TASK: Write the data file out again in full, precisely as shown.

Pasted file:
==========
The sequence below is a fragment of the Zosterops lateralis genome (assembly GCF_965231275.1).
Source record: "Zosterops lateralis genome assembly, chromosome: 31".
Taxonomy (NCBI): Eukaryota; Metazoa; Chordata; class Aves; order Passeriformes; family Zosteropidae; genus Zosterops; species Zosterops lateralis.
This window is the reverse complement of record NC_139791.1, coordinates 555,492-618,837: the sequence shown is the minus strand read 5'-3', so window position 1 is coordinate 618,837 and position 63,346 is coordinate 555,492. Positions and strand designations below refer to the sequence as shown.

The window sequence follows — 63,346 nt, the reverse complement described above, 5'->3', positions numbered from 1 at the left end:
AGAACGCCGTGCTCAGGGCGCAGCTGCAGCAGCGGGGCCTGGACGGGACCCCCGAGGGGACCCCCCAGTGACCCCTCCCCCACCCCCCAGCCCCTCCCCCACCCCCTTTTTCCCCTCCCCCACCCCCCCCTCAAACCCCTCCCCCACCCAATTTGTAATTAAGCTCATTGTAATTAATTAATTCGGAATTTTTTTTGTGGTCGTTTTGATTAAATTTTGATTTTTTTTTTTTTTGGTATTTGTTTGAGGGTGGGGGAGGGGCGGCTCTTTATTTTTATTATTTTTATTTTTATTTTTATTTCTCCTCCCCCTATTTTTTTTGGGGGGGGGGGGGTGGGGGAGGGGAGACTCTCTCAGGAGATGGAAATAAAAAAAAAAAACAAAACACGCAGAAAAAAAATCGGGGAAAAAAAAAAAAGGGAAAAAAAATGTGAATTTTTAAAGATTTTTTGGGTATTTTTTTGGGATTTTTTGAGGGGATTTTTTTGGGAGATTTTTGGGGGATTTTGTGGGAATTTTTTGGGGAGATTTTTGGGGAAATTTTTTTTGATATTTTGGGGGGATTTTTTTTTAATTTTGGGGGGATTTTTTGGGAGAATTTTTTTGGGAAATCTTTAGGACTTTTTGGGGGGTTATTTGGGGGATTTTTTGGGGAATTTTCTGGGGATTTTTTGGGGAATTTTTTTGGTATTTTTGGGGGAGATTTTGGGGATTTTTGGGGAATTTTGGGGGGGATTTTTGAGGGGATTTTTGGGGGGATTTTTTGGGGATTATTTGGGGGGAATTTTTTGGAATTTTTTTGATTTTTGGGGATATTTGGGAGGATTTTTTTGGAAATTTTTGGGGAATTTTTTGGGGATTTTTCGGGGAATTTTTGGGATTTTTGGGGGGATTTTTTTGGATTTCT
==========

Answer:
The sequence below is a fragment of the Zosterops lateralis genome (assembly GCF_965231275.1).
Source record: "Zosterops lateralis genome assembly, chromosome: 31".
Taxonomy (NCBI): Eukaryota; Metazoa; Chordata; class Aves; order Passeriformes; family Zosteropidae; genus Zosterops; species Zosterops lateralis.
This window is the reverse complement of record NC_139791.1, coordinates 555,492-618,837: the sequence shown is the minus strand read 5'-3', so window position 1 is coordinate 618,837 and position 63,346 is coordinate 555,492. Positions and strand designations below refer to the sequence as shown.

The window sequence follows — 63,346 nt, the reverse complement described above, 5'->3', positions numbered from 1 at the left end:
AGAACGCCGTGCTCAGGGCGCAGCTGCAGCAGCGGGGCCTGGACGGGACCCCCGAGGGGACCCCCCAGTGACCCCTCCCCCACCCCCCAGCCCCTCCCCCACCCCCTTTTTCCCCTCCCCCACCCCCCCCTCAAACCCCTCCCCCACCCAATTTGTAATTAAGCTCATTGTAATTAATTAATTCGGAATTTTTTTTGTGGTCGTTTTGATTAAATTTTGATTTTTTTTTTTTTTGGTATTTGTTTGAGGGTGGGGGAGGGGCGGCTCTTTATTTTTATTATTTTTATTTTTATTTTTATTTCTCCTCCCCCTATTTTTTTTGGGGGGGGGGGGGTGGGGGAGGGGAGACTCTCTCAGGAGATGGAAATAAAAAAAAAAAACAAAACACGCAGAAAAAAAATCGGGGAAAAAAAAAAAAGGGAAAAAAAATGTGAATTTTTAAAGATTTTTTGGGTATTTTTTTGGGATTTTTTGAGGGGATTTTTTTGGGAGATTTTTGGGGGATTTTGTGGGAATTTTTTGGGGAGATTTTTGGGGAAATTTTTTTTGATATTTTGGGGGGATTTTTTTTTAATTTTGGGGGGATTTTTTGGGAGAATTTTTTTGGGAAATCTTTAGGACTTTTTGGGGGGTTATTTGGGGGATTTTTTGGGGAATTTTCTGGGGATTTTTTGGGGAATTTTTTTGGTATTTTTGGGGGAGATTTTGGGGATTTTTGGGGAATTTTGGGGGGGATTTTTGAGGGGATTTTTGGGGGGATTTTTTGGGGATTATTTGGGGGGAATTTTTTGGAATTTTTTTGATTTTTGGGGATATTTGGGAGGATTTTTTTGGAAATTTTTGGGGAATTTTTTGGGGATTTTTCGGGGAATTTTTGGGATTTTTGGGGGGATTTTTTTGGATTTCT